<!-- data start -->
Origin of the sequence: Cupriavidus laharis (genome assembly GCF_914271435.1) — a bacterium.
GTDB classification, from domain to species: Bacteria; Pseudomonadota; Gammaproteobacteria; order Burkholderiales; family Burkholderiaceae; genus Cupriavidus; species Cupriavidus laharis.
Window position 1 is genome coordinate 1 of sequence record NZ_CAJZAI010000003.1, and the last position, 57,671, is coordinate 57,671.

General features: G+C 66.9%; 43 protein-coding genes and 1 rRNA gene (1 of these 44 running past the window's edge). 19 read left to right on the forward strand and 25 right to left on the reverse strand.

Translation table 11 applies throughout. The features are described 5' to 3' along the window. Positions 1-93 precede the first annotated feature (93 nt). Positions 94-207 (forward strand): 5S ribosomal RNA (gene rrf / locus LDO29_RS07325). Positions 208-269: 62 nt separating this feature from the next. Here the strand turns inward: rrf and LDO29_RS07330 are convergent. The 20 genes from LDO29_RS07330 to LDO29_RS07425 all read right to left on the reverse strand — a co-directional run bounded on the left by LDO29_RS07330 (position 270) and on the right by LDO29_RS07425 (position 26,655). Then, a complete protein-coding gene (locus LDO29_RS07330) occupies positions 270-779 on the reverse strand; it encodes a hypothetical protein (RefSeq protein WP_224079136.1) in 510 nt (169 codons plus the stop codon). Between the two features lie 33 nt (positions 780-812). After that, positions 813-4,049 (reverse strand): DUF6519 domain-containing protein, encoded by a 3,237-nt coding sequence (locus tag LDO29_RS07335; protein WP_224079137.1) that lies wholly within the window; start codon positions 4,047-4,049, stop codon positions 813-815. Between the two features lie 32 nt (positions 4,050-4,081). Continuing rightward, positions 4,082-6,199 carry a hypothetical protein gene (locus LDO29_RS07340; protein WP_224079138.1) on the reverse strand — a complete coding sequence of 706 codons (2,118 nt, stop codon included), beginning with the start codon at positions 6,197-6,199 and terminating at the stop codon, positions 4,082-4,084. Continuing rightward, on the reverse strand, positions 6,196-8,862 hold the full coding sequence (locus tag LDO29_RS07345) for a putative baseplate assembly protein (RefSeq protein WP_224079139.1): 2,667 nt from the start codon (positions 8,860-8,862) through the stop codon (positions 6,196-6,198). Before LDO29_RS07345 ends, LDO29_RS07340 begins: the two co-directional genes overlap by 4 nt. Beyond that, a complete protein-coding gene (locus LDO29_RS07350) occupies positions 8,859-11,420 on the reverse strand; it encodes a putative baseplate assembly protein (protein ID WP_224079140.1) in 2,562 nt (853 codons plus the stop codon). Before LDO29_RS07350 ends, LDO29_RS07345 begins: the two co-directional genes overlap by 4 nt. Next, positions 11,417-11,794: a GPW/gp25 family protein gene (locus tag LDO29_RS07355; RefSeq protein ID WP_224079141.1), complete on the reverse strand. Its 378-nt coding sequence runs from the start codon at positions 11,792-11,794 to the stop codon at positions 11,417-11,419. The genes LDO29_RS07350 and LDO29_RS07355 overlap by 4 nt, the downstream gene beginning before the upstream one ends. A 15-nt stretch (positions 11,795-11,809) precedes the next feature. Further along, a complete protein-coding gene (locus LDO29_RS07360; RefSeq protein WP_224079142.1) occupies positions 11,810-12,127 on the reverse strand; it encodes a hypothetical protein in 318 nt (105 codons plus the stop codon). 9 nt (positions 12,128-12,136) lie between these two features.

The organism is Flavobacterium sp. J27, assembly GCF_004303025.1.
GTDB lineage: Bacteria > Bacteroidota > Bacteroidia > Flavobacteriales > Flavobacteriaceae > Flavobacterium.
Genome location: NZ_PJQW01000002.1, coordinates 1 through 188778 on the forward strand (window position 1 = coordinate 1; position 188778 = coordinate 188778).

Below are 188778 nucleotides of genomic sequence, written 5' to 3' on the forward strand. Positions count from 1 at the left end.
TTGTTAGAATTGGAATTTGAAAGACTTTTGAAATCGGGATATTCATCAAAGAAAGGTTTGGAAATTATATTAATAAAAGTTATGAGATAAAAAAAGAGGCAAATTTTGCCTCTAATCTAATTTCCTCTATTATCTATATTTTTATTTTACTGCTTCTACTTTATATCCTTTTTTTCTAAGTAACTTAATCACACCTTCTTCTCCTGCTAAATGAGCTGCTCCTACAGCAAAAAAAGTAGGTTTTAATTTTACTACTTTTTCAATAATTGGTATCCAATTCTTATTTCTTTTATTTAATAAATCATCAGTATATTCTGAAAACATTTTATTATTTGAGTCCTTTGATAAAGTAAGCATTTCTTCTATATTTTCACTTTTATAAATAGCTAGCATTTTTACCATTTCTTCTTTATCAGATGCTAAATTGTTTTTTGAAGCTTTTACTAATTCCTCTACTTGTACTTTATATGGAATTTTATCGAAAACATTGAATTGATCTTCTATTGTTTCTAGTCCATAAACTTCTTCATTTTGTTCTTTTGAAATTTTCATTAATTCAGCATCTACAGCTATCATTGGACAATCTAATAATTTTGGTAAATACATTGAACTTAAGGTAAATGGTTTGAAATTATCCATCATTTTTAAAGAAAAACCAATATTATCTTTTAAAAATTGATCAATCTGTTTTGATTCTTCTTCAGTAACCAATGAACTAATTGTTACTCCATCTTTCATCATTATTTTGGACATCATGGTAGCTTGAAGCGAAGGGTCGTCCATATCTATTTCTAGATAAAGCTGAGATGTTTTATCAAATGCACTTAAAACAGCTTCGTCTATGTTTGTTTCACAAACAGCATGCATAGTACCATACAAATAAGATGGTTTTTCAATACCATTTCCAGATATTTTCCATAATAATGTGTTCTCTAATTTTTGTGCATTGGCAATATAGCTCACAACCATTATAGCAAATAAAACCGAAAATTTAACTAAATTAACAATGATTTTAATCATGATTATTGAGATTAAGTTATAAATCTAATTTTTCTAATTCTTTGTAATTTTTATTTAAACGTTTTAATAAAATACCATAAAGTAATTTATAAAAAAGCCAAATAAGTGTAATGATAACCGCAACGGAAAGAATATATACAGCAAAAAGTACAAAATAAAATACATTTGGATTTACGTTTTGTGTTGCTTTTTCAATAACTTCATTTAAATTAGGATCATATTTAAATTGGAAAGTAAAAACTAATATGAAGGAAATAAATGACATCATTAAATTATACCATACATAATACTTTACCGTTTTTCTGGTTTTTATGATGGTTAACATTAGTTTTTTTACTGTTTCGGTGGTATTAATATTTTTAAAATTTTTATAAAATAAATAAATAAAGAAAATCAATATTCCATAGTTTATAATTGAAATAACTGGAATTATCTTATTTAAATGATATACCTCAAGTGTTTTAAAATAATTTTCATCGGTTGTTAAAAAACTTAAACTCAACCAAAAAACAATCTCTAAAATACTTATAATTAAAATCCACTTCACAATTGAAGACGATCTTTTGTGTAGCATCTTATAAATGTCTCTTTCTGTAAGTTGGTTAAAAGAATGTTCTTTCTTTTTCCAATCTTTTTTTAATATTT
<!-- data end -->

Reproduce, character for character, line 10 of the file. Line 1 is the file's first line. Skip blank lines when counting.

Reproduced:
TTGTTAGAATTGGAATTTGAAAGACTTTTGAAATCGGGATATTCATCAAAGAAAGGTTTGGAAATTATATTAATAAAAGTTATGAGATAAAAAAAGAGGCAAATTTTGCCTCTAATCTAATTTCCTCTATTATCTATATTTTTATTTTACTGCTTCTACTTTATATCCTTTTTTTCTAAGTAACTTAATCACACCTTCTTCTCCTGCTAAATGAGCTGCTCCTACAGCAAAAAAAGTAGGTTTTAATTTTACTACTTTTTCAATAATTGGTATCCAATTCTTATTTCTTTTATTTAATAAATCATCAGTATATTCTGAAAACATTTTATTATTTGAGTCCTTTGATAAAGTAAGCATTTCTTCTATATTTTCACTTTTATAAATAGCTAGCATTTTTACCATTTCTTCTTTATCAGATGCTAAATTGTTTTTTGAAGCTTTTACTAATTCCTCTACTTGTACTTTATATGGAATTTTATCGAAAACATTGAATTGATCTTCTATTGTTTCTAGTCCATAAACTTCTTCATTTTGTTCTTTTGAAATTTTCATTAATTCAGCATCTACAGCTATCATTGGACAATCTAATAATTTTGGTAAATACATTGAACTTAAGGTAAATGGTTTGAAATTATCCATCATTTTTAAAGAAAAACCAATATTATCTTTTAAAAATTGATCAATCTGTTTTGATTCTTCTTCAGTAACCAATGAACTAATTGTTACTCCATCTTTCATCATTATTTTGGACATCATGGTAGCTTGAAGCGAAGGGTCGTCCATATCTATTTCTAGATAAAGCTGAGATGTTTTATCAAATGCACTTAAAACAGCTTCGTCTATGTTTGTTTCACAAACAGCATGCATAGTACCATACAAATAAGATGGTTTTTCAATACCATTTCCAGATATTTTCCATAATAATGTGTTCTCTAATTTTTGTGCATTGGCAATATAGCTCACAACCATTATAGCAAATAAAACCGAAAATTTAACTAAATTAACAATGATTTTAATCATGATTATTGAGATTAAGTTATAAATCTAATTTTTCTAATTCTTTGTAATTTTTATTTAAACGTTTTAATAAAATACCATAAAGTAATTTATAAAAAAGCCAAATAAGTGTAATGATAACCGCAACGGAAAGAATATATACAGCAAAAAGTACAAAATAAAATACATTTGGATTTACGTTTTGTGTTGCTTTTTCAATAACTTCATTTAAATTAGGATCATATTTAAATTGGAAAGTAAAAACTAATATGAAGGAAATAAATGACATCATTAAATTATACCATACATAATACTTTACCGTTTTTCTGGTTTTTATGATGGTTAACATTAGTTTTTTTACTGTTTCGGTGGTATTAATATTTTTAAAATTTTTATAAAATAAATAAATAAAGAAAATCAATATTCCATAGTTTATAATTGAAATAACTGGAATTATCTTATTTAAATGATATACCTCAAGTGTTTTAAAATAATTTTCATCGGTTGTTAAAAAACTTAAACTCAACCAAAAAACAATCTCTAAAATACTTATAATTAAAATCCACTTCACAATTGAAGACGATCTTTTGTGTAGCATCTTATAAATGTCTCTTTCTGTAAGTTGGTTAAAAGAATGTTCTTTCTTTTTCCAATCTTTTTTTAATATTT